Each year since 1983, AAMI has awarded the AAMI Clinical/Biomedical Engineering Achievement Award to an individual who has demonstrated outstanding service and accomplishment with a significant impact in the field. In 2012, Subhan became the award’s 25th recipient. “I felt honored that my peers selected me,” Subhan says. “It makes me humbled looking at the people in the past who’ve won. I don’t know if I’m lucky, but I got the opportunity not just to know, but to work with and be a student of the people who built this profession.”
Ridgway, who won the award in 2001 and conominated Subhan, says, “I think the award culminated a lot of work that he’s done. He works tirelessly on the training programs and certification programs. We like to acknowledge people who put in that extra effort.”
Back to Basics
Three years ago, Subhan received a call from the VA Nebraska-Western Iowa Healthcare System (VANWIHCS). The job offer differed greatly from the position he currently held at the time. In his new role as the chief biomedical engineer of biomedical engineering services at the VANWIHCS, Subhan would go from working on industrywide issues to focusing his attention on one health care system. “The universe he was living in got a little smaller, but he was able to be much more hands-on with the technology and the people,” Painter says.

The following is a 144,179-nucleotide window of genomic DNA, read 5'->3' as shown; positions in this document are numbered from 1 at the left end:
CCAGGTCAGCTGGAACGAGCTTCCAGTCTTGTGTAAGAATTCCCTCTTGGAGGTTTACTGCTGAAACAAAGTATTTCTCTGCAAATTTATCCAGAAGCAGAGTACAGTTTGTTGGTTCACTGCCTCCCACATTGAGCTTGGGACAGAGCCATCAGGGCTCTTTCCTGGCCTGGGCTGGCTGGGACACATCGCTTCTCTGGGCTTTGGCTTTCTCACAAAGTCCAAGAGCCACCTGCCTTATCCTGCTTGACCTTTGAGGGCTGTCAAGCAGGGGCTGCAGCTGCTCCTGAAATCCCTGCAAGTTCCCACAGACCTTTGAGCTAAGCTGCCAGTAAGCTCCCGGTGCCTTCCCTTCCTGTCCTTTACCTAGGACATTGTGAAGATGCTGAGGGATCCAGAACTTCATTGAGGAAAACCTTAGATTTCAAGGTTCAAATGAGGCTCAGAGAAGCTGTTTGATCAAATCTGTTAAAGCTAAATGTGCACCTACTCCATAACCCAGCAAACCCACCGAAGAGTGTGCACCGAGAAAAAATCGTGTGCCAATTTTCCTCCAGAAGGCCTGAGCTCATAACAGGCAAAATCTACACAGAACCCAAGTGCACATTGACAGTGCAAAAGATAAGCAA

Where some might have seen a step backward, Subhan saw a new opportunity, rich with potential. “I thought it was a good time to move back to the trenches,” he says. “I’m not that old, but the nature of the profession is such that the tech is growing so rapidly. I thought, ‘Maybe I should go back and see what’s happening in the clinical environment and at the bedside, and be the hands-on person rather than being the desk person.’ ”
He says he has found a new perspective in his current position. He has worked to implement new technology, and he has found the experience of working with teaching hospitals, which most VA hospitals are, to be positive. He says his time working as an independent service provider allowed him to see many different hospitals and ways of doing things, while working at the VA has allowed him to feel like he is part of a team: To him, neither is better than the other. Doing each informs what he does professionally.
It is unlikely that Subhan will rest on his AAMI-appointed laurels. Reading through the list of accomplishments that led to his winning the AAMI award, it would be reasonable to think that Subhan is somehow an outlier, that what he has accomplished would be hard to reproduce. Put that idea to Subhan, however, and he would have a different story: “The opportunities are there,” he says. “It’s just a matter of pursuing them.”
Kurt Woock is the associate editor of 24×7. Contact him at .